Be It Football Or Hockey, A Good Result Unites The Nation Featured

Monday, 02 December 2013 16:04

AS you’re reading this, the national junior hockey team is in India for the 2013 Junior World Cup Hockey Championship, to be held at New Delhi's Major Dhyanchand National Stadium.

The Malaysian juniors rightfully earned the honour to participate in the Junior World Cup as Asian champions when they defeated Pakistan 2-1 in the finals held in Melaka back in May 2012.

For Malaysian hockey, the Asian cup triumph came after an exhausting 20-year wait - which may be a long time to wait but it is more than can be said for Malaysia’s football drought in trophies, which till this day has yet to return to its glory days in the 1970s and 1980s.

The 2010 AFF Suzuki Cup win was a saving grace of sorts but it is increasingly looking like a flash in the pan.

Today, there’s hardly a week that go by without coming across news – usually unpleasant and unresolved- about the Football Association of Malaysia (FAM).

Judging by the constant internal squabbling, controversies and other management-related issues, the organisation always seemed like it is more involved in figuring out themselves than staying firmly focused on improving the country’s football team’s game.

In the FIFA World Rankings, Malaysia’s highest standing was in the first release of the figures, in August 1993, at 75th. Today it is at 158.

For a country whose football fans worship the English Premier League and engage in incessant ‘expert’ debates about English football at the mamak shops and TV, we have a frustrating, undistinguished and incoherent national football team.

Why is this so?

Minarwan Nawawi, 42, the Malaysian juniors’ team manager, is an avid sportsman since primary school. He was a school footballer, hockey player and swimmer. So he knows more than a thing or two about sports -particularly hockey and football.

“Hockey is quite similar to football. Both games are a team event, fielding 11 players-a-side and use an ‘apparatus’ to score a round-shaped ball. The system, how you score goals, how you defend, set piece and training are similar.

“In fact, those days it is normal for school teachers to select school footballers to go for selection as school hockey players, said Minarwan, who is also known in the hockey fraternity as ‘The Boss’.

He was voted as one of the top ten players in the world by the International Hockey Federation (IHF) in 1999, an accolade unmatched.

He played in two World Cups, three Olympic events and a host of other major international tournaments in his 14-year career span. On the way, he racked up 319 international caps and 250 goals - the most ever scored in modern day hockey.

According to Minarwan, the difference that separate football players and hockey players are many but most paramount is attitude.

“Although local footballers are exposed to international football, get good funding support and have plenty of playing time, the make or break component is their mind-set,” said Minarwan.

He also said that national football teams in Malaysia doesn’t fully utilise modern technology to improve training.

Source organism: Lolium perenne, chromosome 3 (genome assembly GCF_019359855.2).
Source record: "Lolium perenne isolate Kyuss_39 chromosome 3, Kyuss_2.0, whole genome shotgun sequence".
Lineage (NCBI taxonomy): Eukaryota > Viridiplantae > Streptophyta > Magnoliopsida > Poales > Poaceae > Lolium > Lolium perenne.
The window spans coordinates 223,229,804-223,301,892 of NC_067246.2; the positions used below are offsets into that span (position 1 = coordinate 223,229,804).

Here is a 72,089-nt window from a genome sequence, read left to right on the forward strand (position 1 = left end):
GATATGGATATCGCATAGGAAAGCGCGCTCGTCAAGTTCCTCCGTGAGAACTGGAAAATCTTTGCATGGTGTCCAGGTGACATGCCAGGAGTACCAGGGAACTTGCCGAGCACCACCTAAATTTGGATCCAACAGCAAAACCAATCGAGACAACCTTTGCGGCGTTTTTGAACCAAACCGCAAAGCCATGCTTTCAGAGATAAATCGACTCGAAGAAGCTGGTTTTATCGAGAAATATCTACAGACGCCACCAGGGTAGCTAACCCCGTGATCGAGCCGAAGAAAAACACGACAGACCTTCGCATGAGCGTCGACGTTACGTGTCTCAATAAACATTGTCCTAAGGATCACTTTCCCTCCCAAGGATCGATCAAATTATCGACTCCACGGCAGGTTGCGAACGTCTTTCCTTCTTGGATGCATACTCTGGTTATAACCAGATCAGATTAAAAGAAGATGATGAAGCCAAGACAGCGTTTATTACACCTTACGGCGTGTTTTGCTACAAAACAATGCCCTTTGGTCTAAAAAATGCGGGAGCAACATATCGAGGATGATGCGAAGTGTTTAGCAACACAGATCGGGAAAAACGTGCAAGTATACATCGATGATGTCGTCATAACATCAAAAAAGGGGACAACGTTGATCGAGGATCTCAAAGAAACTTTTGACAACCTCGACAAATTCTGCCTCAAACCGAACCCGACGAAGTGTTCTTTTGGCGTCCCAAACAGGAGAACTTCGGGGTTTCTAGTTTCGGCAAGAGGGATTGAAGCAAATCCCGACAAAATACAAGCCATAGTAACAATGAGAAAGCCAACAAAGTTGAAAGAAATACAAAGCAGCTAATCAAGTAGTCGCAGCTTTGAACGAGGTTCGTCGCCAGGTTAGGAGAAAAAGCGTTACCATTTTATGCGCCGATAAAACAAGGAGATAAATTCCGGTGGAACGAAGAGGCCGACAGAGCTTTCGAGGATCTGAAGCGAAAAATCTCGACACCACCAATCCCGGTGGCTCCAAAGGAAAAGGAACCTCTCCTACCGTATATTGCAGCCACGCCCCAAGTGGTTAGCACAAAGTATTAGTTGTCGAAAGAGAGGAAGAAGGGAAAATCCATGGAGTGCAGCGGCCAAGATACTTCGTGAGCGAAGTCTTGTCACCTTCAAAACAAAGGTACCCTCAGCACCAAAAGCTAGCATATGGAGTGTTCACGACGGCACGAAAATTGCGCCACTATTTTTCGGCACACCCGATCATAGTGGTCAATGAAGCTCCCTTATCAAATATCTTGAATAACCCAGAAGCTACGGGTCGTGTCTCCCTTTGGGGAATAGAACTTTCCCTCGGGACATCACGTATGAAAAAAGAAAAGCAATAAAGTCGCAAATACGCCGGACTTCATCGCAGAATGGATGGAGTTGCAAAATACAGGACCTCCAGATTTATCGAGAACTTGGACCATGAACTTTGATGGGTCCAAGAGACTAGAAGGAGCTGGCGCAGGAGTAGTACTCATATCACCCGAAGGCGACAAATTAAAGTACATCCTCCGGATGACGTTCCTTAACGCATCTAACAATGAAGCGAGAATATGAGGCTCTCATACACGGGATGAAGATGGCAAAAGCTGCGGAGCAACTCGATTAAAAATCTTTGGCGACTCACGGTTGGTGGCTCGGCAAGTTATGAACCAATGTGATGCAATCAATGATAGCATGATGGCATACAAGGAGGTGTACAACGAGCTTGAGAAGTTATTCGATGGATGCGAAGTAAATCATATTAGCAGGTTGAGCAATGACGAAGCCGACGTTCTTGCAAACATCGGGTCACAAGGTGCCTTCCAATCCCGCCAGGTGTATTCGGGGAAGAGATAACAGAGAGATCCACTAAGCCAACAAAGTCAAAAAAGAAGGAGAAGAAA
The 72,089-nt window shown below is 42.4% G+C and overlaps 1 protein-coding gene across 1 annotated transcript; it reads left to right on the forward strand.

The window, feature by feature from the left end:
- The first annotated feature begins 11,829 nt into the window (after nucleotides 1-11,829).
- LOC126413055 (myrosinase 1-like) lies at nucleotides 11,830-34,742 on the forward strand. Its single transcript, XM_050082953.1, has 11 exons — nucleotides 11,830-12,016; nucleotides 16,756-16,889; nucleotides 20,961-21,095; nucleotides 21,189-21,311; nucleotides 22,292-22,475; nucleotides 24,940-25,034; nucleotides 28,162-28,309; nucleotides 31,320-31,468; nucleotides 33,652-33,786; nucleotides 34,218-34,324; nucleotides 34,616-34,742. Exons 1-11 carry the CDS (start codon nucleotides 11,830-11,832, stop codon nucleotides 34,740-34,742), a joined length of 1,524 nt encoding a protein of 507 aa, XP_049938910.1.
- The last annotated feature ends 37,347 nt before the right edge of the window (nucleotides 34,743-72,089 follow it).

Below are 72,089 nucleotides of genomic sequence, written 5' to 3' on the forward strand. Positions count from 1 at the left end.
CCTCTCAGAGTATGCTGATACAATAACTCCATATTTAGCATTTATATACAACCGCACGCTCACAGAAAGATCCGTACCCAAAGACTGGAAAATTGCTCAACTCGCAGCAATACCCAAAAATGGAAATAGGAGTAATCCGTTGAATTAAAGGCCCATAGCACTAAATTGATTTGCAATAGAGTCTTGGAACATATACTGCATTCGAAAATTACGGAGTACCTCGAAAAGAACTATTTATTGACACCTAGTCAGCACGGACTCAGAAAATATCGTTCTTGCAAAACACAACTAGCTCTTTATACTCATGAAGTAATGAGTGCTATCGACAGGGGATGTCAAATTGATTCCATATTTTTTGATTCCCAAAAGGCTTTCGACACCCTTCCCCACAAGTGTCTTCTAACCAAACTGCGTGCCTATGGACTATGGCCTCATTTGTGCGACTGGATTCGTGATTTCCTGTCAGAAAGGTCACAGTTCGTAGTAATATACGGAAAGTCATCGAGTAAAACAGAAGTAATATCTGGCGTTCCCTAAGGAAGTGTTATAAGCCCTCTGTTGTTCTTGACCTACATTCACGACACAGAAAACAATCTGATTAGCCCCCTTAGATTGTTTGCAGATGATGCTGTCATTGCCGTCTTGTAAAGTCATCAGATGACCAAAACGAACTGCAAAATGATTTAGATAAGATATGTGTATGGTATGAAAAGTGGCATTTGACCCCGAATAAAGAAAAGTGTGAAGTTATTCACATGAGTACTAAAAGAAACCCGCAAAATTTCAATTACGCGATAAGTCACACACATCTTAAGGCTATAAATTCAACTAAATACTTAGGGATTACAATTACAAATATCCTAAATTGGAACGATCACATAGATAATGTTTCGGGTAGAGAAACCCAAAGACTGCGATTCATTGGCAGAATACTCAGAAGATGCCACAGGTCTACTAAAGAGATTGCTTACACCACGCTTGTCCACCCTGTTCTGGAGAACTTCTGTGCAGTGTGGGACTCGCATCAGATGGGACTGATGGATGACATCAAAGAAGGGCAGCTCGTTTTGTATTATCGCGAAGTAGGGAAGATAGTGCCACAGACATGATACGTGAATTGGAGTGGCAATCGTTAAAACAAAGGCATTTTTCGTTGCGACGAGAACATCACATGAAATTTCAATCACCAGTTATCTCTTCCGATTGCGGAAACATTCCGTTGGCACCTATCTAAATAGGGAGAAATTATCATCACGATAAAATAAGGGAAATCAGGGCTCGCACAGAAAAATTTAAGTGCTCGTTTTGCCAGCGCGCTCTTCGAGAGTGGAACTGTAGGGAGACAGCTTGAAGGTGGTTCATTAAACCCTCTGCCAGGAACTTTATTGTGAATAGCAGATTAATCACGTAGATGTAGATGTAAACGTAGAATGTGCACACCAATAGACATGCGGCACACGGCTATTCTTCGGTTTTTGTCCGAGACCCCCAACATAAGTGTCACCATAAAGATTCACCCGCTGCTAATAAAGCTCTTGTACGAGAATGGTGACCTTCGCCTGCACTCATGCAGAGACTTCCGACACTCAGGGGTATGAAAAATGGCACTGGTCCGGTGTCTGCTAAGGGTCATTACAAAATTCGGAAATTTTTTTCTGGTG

“In hockey, we have software training system that records a video footage and analyses each players’ training session or game. This information is stored in a server of which each player with a smartphone can download the file and review their game, complete with comments from the coach -at anytime of the day,” he said.

Another difference that makes hockey more successful than football today, Minarwan points out, is the culture in the team to raise the standards of every player on the field to become equal to that of an Olympic or World Cup-class athlete.

“The national football team only need to do these things. They have the money and they have the manpower (compared to hockey),” added Minarwan.

Financially, Minarwan said, football takes the cake. He said that no matter how successful the national hockey team is in the international arena, priority in terms of funding will still go to the country’s most popular sport, especially from corporate sponsors.

But be it hockey or football, the contribution of national sports in Malaysia is a strong motivator for the people to have a sense of national pride, unity and solidarity.

Pandelela Rinong, Datuk Lee Chong Wei and Datuk Nicole David have all made people of differing political affiliations, race and religion to come together under the Jalur Gemilang when they make the headlines.

When Malaysia gets a great result in the world sporting arena, the nation will benefit in more ways than one.

“Sports don’t discriminate. When you are involved in sports, you are required to be inside a team, to work together as one. Being able to work hand-in-hand as a team is emphasised in sports, so that you have similar concerns and respect for one another.

“I think sports are the best way to unite the nation in difficult times. You can observe the intense reaction of local fans every time they rally and support our national team, there is nothing quite like it,” said Minarwan.

Before we ended our interview, we ask whether would Minarwan entertain the idea of taking the role of a football coach and occupy the seat left vacant by Datuk Rajagopal.

“In Holland back in the 1970s, in fact there was an instance where a hockey national team coach switches and took the helm as a national team football manager. But I doubt it will happen here,” said Minarwan, concluding our interview.

 

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